As a therapist, my style is perhaps best described as eclectic. I work mostly with three theoretical concepts — systemic, cognitive behavioral and experiential therapy.
My training is in family therapy, and I believe that a person's family and the community in which they were raised greatly influence the development of the individual. The family system shapes each person, as well as the roles modeled by a person's primary caregivers. So, even when I work with people in individual therapy, I inquire about their family history and how they have been affected by incidents from childhood and adolescence.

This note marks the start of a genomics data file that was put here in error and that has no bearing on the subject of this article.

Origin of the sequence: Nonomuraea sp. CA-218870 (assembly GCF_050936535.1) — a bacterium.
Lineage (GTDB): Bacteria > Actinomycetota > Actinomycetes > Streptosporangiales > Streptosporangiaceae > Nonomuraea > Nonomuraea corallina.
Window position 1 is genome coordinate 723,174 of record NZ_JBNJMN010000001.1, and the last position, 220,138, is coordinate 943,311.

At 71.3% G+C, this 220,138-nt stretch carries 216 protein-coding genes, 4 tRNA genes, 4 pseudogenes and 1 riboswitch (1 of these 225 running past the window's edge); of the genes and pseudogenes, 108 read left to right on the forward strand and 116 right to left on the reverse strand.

I use a cognitive behavioral approach to assist an individual to change or eliminate unhealthy behaviors. I believe that our thoughts, feelings and actions are all related. My goal is to challenge maladaptive thoughts and feelings and replace them with healthier thoughts and feelings to bring about a change in someone's actions or behaviors.
Lastly, I draw from experiential theory. I believe a positive rapport between therapist and client is essential to success in therapy and, often within the context of a therapeutic relationship, core feelings and behaviors manifest themselves and can be processed in the moment.